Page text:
Risers for short floorstanding speakers?


Hello,

I purchased a pair of Spendor 5se here on Agon about a month ago.  The speakers sound fantastic in my room, but they are short (30" high).  There are a few different chairs/loveseats/sofa that I have used in my music room, but being 6'2", and the height of each seat, leaves my ears anywhere from 6"-1ft above the tweeter of the speakers.  

Everything I've read on this forum about tweeter height levels, say at ear level or above is best.  I can achieve this by sitting on the floor, and the speakers do sound better when I'm on the floor, but I don't want to do this all the time, naturally. 

Has anyone used any type of riser/stand/block/slab/etc.. to raise a floorstanding speaker?

I have a pair of Auralex monitor pads in storage that I'm going to try, but I think they're only a few inches high, and not sure how they'll do on carpeted floors.  I might have to put a tile under them too.

Any suggestions from those whom have had this issue would be quite helpful.

Thanks
robelvick
Post removed 
@ robelvick
Before you buy anything you should try tilting them with the rear lower than the front. That just might do the trick!  
@yogiboy 

Good idea.  That thought had crossed my mind.  I have blocks of wood, or longer spikes I could put in the front.
Build your own stands that will allow the speakers to be tilted as stated by yogiboy. Speaker would set onto stands with stands spiked to floor. With the slant stands need not be too tall. 
I dug up the Auralex monitor pads from storage. The box still had some slanted foam wedges that I wasn’t using previously. I put the wedge and pads on top of a tile square (the pads don't rest well on bare carpet), removed the speaker spikes, and placed the speakers on the pads. The Spendors fit perfectly on the monitor pads.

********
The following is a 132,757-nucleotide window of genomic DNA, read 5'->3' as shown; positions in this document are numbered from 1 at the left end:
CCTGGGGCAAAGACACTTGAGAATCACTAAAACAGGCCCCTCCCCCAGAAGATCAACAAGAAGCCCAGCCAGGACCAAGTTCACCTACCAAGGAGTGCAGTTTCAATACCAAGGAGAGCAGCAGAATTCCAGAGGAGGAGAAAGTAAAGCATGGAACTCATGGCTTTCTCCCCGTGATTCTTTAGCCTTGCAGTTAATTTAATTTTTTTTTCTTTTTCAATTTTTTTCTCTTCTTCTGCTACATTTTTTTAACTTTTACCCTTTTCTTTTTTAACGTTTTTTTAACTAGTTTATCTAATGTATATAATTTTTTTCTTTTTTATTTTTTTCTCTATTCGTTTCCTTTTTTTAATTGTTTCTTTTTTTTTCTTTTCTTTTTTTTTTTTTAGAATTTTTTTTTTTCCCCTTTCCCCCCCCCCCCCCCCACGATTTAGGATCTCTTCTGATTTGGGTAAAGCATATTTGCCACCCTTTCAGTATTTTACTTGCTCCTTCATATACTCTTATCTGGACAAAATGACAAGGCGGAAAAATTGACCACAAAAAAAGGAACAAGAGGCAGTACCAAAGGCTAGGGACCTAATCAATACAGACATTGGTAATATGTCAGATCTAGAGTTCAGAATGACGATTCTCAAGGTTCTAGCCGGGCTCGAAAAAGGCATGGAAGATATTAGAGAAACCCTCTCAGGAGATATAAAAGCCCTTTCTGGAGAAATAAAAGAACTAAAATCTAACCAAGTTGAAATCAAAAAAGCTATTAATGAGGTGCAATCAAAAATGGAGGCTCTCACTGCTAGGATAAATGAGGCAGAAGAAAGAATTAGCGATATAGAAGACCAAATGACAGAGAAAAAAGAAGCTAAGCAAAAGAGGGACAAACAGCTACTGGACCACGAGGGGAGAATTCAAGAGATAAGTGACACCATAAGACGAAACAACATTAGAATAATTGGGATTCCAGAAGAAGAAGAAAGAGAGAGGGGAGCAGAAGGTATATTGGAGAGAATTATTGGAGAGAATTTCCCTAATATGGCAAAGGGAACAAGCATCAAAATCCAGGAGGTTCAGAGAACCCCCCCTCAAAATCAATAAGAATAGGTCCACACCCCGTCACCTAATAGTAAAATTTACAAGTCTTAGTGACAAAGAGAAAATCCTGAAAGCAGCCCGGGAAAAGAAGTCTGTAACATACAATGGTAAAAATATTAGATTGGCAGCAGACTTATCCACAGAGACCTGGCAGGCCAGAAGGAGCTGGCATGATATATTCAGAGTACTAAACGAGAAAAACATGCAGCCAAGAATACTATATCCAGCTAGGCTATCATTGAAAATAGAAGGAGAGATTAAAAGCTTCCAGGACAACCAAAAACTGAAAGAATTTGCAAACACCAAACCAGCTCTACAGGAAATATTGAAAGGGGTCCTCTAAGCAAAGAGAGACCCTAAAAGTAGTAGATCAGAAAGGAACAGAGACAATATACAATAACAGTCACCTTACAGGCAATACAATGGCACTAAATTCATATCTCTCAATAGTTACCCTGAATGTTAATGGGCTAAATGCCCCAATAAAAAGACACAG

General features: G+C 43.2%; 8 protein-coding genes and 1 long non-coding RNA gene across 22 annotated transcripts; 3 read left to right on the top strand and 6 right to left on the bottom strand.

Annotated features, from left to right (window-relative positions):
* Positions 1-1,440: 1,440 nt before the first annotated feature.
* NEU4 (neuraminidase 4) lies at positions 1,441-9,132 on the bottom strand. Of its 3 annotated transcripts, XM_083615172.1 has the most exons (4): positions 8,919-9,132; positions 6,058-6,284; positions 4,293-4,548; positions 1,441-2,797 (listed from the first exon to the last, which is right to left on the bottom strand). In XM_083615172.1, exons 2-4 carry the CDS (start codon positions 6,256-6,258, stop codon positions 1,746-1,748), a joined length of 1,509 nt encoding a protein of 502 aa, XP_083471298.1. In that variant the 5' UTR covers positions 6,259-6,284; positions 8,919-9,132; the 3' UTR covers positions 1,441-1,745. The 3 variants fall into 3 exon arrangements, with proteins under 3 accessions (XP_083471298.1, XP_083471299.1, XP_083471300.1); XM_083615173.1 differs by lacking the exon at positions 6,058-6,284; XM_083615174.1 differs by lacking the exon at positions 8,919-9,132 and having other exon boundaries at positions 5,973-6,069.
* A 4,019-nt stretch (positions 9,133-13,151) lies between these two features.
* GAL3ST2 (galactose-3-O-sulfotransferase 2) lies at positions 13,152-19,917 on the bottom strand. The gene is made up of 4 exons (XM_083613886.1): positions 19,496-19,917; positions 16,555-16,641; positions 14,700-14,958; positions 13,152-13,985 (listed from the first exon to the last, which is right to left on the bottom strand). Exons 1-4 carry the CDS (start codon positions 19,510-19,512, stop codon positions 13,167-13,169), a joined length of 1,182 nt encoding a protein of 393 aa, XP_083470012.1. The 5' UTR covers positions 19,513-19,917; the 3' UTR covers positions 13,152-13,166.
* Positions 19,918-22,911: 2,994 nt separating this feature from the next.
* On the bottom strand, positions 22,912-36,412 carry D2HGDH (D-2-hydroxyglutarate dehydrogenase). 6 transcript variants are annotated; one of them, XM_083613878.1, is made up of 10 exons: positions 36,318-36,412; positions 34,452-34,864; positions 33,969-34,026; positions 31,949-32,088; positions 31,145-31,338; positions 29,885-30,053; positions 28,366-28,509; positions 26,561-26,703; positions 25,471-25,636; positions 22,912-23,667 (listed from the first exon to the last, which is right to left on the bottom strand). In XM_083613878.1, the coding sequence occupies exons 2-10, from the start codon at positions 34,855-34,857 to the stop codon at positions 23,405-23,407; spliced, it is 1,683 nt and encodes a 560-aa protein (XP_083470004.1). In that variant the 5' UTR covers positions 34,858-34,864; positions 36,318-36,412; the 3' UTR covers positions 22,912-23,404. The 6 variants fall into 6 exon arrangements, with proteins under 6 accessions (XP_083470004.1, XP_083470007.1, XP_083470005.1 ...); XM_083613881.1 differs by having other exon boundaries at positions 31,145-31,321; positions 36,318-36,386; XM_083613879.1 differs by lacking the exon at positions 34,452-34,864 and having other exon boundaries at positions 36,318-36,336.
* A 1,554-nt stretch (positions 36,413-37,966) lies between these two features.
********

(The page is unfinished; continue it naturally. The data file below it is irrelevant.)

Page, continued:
The top of the pad has some type of synthetic rubber material that keeps the speaker from moving. The speakers don’t move or wobble unless I really try. Not quite as stable, of course, when using the spikes in the carpet, but pretty solid.

The wedge angles the speakers high enough now that the tweeter is pointed just slightly above ear level. Almost an inch above.

So far it sounds better than without the Auralex pads and slanted foam wedge, maybe a little lacking in the bass when I turn the subs off compared to spikes in the carpet (and subs off).

I still need to do more listening. I’m thinking I need to use something else than tile squares, but that’s all I had in my garage. Maybe something heavier for a base like granite or marble. Maybe a heavy wood that I can install spikes into the bottom.

Anyone use a similar setup?
https://lh3.googleusercontent.com/gKJTN-p59vdBSbZtaRT64CnPF5GjqWVUQ7FZ6kzsIeUPPqkIIn1yHdqrRvSKQQkyDR...
How much more height do you need to add to the speakers to get them to your desired listening position?
@lak 

I needed to raise them about 5 inches.  I have done this (temporarily) as I mentioned above, as they are slightly slanted upwards and elevated about 3 inches.
To look classey, how about something like this either purchased or made by you?
http://shop.mapleshadestore.com/Speaker-Stands/departments/60/
@lak 
Those look great.  Thanks for the suggestion.  I would probably go DIY though, as those are quite pricy for my budget.
I have found that the smaller bedrock stands, made for monitors, actually work quite well with small floorstanders.  I've used them with Vienna Bach Grand and Dynaudio Focus 220 mkll...I had the exact same issue as you...ultimately I bought Salk SongTowers which are both taller and have all the drivers on the top third...
Will change the time and phasing of speakers .
I previously related my search for reasonably priced solid stands for the Gallo Ref 3.5's.  Many of these enhanced maple stands cost upwards of $1000.00, for common wood of all things.  Searching the internet, I discovered a material used in shooting ranges to stop large caliber high velocity bullets.  I gave some thought to the high energy absorption required of such a material.  I thought the characteristics required for that application could be easily transferrable for use as loudspeaker stands.  The website is the following and the product is described in detail:

http://www.blackironrubber.com/ballistic_rubber.html

I ordered two blocks of vulcanized ballistic rubber.  They measure ideally for the Ref 3.5 platform:  8" x 8" x 16" and are very heavy and solid at 41 pounds each.